Islamabad has lodged a strong protest after the European Parliament refused to meet a hardline Islamist included in a Pakistani Senate delegation.
Mr ul-Haq said he was detained for three hours
The foreign ministry in Islamabad summoned the EU and Belgian ambassadors to deliver the protest.
The EU parliament had said it would not meet an individual who did not meet its "ideals of democracy and equality".
The senator, Maulana Sami ul-Haq, also says he was held for questioning for three hours at Brussels airport.
Mr ul-Haq also heads a seminary in Pakistan that has been called the "University of Jihad".
Pakistan's minister of state for foreign affairs, Khusro Bakhtiyar, told the country's lower house of parliament of the protest.
The house then unanimously passed a resolution condemning the "undiplomatic treatment" afforded the eight-strong Senate delegation by the European Parliament.
Opposition religious party leaders said the EU's attitude showed that Pakistan's foreign policy was a failure.
Mr ul-Haq told the Associated Press he was detained on arrival at Brussels airport on Wednesday.
"I was told by the authorities that I could not go along with other members and I would have to stay for some discussions at the airport.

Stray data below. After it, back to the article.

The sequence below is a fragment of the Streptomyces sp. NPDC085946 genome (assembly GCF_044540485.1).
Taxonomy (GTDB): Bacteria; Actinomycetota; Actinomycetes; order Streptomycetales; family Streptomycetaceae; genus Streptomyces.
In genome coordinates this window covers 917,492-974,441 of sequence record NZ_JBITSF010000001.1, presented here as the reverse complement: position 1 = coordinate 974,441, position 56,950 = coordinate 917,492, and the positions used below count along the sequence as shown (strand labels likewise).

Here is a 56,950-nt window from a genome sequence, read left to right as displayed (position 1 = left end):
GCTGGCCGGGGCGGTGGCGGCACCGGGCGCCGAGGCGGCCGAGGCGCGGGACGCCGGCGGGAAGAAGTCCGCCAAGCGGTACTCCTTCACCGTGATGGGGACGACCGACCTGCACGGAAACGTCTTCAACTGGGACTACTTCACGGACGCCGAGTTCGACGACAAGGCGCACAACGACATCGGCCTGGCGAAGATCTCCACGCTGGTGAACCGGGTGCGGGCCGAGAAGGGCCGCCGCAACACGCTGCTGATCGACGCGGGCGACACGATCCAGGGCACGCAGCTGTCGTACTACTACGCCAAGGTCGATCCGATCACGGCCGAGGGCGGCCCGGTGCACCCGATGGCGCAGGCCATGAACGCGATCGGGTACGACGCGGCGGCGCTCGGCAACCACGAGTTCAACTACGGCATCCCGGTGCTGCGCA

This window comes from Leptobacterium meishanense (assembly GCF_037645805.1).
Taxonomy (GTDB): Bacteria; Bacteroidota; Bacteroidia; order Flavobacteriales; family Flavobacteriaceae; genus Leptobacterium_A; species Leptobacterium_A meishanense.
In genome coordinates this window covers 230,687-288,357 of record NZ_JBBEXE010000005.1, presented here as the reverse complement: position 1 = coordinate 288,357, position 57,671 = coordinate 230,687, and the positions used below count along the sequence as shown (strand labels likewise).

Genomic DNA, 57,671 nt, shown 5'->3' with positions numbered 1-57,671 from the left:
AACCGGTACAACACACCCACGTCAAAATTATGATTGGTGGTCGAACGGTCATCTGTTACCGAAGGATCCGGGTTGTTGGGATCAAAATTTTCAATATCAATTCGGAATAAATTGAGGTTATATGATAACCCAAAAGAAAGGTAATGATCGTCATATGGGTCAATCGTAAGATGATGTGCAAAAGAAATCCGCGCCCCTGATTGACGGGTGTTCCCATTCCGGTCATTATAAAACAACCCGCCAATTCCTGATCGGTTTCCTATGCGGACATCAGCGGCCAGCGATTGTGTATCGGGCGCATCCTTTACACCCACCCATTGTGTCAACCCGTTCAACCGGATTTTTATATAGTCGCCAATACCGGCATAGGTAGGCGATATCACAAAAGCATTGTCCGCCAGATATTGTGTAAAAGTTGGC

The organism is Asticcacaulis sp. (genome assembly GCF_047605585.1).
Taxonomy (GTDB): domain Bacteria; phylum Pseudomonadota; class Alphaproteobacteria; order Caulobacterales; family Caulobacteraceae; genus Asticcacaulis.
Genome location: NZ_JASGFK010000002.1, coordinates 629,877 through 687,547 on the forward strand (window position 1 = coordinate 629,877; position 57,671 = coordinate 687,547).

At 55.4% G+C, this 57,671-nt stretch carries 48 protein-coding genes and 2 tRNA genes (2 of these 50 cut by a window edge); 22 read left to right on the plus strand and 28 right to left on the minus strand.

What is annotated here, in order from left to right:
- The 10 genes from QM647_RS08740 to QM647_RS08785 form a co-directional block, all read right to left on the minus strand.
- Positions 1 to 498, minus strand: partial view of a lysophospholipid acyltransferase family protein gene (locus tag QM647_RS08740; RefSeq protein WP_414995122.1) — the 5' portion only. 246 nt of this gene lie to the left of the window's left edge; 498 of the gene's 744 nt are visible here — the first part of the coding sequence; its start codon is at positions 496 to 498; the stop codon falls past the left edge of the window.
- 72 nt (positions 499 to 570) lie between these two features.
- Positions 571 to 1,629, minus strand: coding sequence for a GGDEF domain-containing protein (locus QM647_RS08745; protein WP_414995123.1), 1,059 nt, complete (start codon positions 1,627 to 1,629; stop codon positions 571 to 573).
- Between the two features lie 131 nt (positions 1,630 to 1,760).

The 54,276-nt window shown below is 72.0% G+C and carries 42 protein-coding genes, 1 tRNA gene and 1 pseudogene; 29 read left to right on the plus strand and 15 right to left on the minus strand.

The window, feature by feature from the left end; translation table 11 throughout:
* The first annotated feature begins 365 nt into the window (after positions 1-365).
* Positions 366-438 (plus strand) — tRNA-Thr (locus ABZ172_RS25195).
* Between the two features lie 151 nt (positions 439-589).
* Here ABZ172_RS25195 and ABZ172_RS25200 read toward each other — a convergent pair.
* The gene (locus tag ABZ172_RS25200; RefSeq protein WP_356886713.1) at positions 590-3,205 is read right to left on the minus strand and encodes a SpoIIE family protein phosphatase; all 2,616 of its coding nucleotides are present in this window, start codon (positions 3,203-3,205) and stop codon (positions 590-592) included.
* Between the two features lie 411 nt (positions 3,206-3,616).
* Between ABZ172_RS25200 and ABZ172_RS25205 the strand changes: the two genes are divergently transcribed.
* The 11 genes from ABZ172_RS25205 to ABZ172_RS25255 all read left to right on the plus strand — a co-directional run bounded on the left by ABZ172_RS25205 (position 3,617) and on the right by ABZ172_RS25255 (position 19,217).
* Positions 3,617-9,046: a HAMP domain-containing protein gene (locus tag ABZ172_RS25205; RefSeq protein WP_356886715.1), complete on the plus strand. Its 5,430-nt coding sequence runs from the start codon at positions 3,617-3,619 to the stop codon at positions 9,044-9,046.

"They told me that they had received instruction from their interior minister that I should not be allowed in."
Mr ul-Haq said he was allowed to rejoin his party after three hours.
The EU said it would receive the Senate delegation without Mr ul-Haq, but the delegation declined. It is now in Germany.
British Labour MEP, Neena Gill, leader of the EU parliament's South Asia inter-parliamentary committee, said on Wednesday: "While we have members who represent all shades of the political spectrum, we are all working within the framework of a fully functioning democracy.
Graduation at Mr ul-Haq's 'university of jihad' in Pakistan
"We cannot condone therefore individuals who place themselves outside these parameters, for they represent everything we stand against."
Mr ul-Haq is part of the hardline Islamist alliance that forms a strong bloc in Pakistan's parliament.
The BBC's Haroon Rashid visited his seminary in Pakistan's North-West Frontier Province in 2003.
Our correspondent witnessed the graduation of 600 students pledged to fighting a jihad, or holy war, against enemies of their religion.
The convocation was full of slogans in support of Afghanistan's ousted Taleban regime, al-Qaeda's leader Osama Bin Laden and jihad, he reported.
Mr ul-Haq's advice for the Pakistani and Afghan students was to wage holy war until the "evil force" is defeated.